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Pediatric Oncall Journal

Megalencephaly-capillary malformation syndrome 03/29/2014 00:00:00

Megalencephaly-capillary malformation syndrome

Prashant Nigwekar, Santosh Yadav, (Col) D Y Shrikhande, B Bora.
Department of Pediatrics, Rural Medical College, Pravara Institute of Medical Science, Loni, India.

Dr Prashant Nigwekar, Department of Pediatrics, Rural Medical College, Pravara Institute of Medical Sceince, Loni-413736, India.
Over growth syndromes, M-CM
A 1year old male child presented with complaints of overgrowth on right side of face, right upper and lower limbs since birth and delayed milestones. Examination showed macrocephaly, frontal bossing and right side hemihypertrophy, macrodactyly of the right great toe and syndactyly of 2nd and 3rd toes. (figure 1) Generalized hypotonia was noted. MRI of whole body and brain (figure 2) revealed asymmetry between right and left side of body. This included hypertrophy of the cranium, brain, facial, tongue, limbs and entire half of the body on right side. There was mild ventriculomegaly on left side with persistent cavum septum pellucidum and cavum septum vergae. There was evidence of triangular shape tonsil seen below the level of foraman magnum by about 9mm (normal 6mm) into upper cervical spinal canal. No abnormal arteriovenous malformation or dilated vessels are seen on MRI angiography. As per Martinez-Glez Criteria (1) the diagnosis of Megalencephly - Capillary Malformation Syndrome was confirmed.

Figure 1: Right hemihypertrophy seen
Figure 1: Right hemihypertrophy seen

Figure 2: MRI brain showing left ventriculomegaly with hypertrophy of brain on right side
Figure 2: MRI brain showing left ventriculomegaly with hypertrophy of brain on right side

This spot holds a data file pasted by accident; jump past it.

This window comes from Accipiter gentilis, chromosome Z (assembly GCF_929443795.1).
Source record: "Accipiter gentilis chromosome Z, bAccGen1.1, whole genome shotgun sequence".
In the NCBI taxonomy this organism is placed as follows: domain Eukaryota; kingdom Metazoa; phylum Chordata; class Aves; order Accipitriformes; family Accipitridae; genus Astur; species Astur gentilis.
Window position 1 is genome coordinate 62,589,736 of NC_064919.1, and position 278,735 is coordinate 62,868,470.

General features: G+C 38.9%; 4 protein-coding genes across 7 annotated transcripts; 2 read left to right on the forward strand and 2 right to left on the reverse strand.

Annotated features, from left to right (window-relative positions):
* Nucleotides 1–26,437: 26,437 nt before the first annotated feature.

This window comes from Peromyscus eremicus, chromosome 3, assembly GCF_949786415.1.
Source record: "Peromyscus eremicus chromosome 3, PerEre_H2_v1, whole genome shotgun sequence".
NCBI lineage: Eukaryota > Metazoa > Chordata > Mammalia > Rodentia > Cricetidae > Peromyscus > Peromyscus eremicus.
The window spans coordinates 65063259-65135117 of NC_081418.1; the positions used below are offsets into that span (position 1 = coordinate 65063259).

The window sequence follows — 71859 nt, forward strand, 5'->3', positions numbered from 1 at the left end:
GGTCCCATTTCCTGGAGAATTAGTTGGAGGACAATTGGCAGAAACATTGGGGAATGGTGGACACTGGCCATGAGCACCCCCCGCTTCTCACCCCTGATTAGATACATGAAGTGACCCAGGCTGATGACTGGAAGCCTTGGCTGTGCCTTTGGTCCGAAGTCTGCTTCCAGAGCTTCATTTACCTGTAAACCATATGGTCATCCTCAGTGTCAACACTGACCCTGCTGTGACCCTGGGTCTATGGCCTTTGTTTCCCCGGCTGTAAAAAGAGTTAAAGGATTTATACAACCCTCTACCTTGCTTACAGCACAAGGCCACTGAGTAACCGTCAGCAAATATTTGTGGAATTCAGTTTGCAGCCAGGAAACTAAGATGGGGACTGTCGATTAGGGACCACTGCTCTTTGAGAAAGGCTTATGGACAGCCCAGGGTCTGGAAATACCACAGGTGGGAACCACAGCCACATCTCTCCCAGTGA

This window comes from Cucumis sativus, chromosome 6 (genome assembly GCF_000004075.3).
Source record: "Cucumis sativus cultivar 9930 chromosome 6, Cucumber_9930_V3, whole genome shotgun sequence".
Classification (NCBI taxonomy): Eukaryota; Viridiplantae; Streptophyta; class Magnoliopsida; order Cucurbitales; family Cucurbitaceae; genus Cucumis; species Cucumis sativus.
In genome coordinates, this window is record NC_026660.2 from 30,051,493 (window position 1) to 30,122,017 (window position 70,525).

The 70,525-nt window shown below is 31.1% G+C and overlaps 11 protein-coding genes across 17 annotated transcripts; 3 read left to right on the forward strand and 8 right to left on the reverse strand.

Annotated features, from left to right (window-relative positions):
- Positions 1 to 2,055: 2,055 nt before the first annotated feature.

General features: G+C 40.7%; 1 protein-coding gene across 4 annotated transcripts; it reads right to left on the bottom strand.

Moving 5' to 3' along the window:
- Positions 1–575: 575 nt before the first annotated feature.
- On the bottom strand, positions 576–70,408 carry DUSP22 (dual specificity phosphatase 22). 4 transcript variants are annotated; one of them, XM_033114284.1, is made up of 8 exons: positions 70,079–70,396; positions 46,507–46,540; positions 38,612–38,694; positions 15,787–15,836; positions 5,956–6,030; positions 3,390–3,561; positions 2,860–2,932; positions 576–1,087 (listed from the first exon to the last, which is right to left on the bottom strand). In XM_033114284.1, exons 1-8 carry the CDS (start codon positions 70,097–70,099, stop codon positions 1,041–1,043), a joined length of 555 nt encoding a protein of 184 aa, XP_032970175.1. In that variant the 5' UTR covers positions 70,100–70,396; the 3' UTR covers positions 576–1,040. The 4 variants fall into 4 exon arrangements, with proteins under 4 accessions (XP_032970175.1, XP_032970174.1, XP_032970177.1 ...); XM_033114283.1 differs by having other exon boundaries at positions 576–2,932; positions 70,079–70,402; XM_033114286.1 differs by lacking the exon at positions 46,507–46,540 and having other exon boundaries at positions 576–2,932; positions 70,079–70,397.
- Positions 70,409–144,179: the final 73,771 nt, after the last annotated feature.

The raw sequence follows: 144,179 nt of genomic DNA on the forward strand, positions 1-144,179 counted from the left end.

Megalencephaly-capillary malformation syndrome (M-CM) was first described in the medical literature in 1997. M-CM was formerly known as macrocephaly-cutis marmorata telangiectatica congenita (M-CMTC). Recently, the name was modified to "megalencephaly-capillary malformation" (M-CM) because the term "macrocephaly" refers to a large head due various causes, whereas "megalencephaly" is a more specific and accurate term as the brain is large. (2) Approximately 140 cases have been reported in world literature, but there are likely many more affected individuals who have been misdiagnosed or have not been published in the medical literature. (3). Only 3 cases have been reported from India. (4) It occurs due to mutation in the PIK3CA gene. (5,6) The clinical diagnosis is based on Martinez-Glez criteria as given in (table 1) with at least 3 major and 2 minor criteria required. (1)

Table 1: Martinez-Glez Criteria (1)

Major Criteria                     

Minor Criteria


Developmental delay

Capillary malformation

Midline capillary malformation


Neonatal hypotonia

Neuroimaging alteration like: Venticulomegaly

Cavum septum pellucidum or cavum  septum vergae,  Cerebellar tonsillar herniation, Cerebral and or cerebellar asymmetry


Connective tissue abnormality

Frontal bossing


Hydrocephalus and cerebellar tonsillar herniation need immediate surgical intervention. Minimally-invasive 4th ventriculostomy may benefit some patients. Skin anomalies if few or small undergo spontaneous remission within the first few years of life. In some patients laser ablation therapy for lesions is helpful.
Compliance with Ethical Standards
Funding None
Conflict of Interest None
  1. Martínez-Glez V, Romanelli V, Mori MA, Gracia R, Segovia M, González-Meneses A, et al. Macrocephaly-capillary malformation: Analysis of 13 patients and review of the diagnostic criteria. Am J Med Genet A. 2010; 152A: 3101-3106.
  2. NORD. Megalencephaly-Capillary Malformation. Available at URL: Accessed on 27th March 2014.
  3. M-CM network. Available at URL: Accessed on 27th March 2014.
  4. Panigrahi I, Bhushan M, Yadav M, Khandelwal N, Singhi P. Macrocephaly-capillary malformation syndrome: three new cases. J Neurol Sci. 2012;313:178-181.  [CrossRef]  [PubMed]
  5. Rivière JB, Mirzaa GM, O'Roak BJ, Beddaoui M, Alcantara D, Conway RL, et al. De novo germline and postzygotic mutations in AKT3, PIK3R2 and PIK3CA cause a spectrum of related megalencephaly syndromes. Nat Genet. 2012; 44: 934–940.  [CrossRef]  [PubMed]
  6. Mirzaa GM, Rivière JB, Dobyns WB. Megalencephaly syndromes and activating mutations in the PI3K-AKT pathway: MPPH and MCAP. Am J Med Genet C Semin Med Genet. 2013; 163C: 122-130.  [CrossRef]  [PubMed]


Cite this article as:
Nigwekar P, Yadav S, Shrikhande ( D Y, Bora B. Megalencephaly-capillary malformation syndrome. Pediatr Oncall J. 2014;11: 86-87. doi: 10.7199/ped.oncall.2014.40
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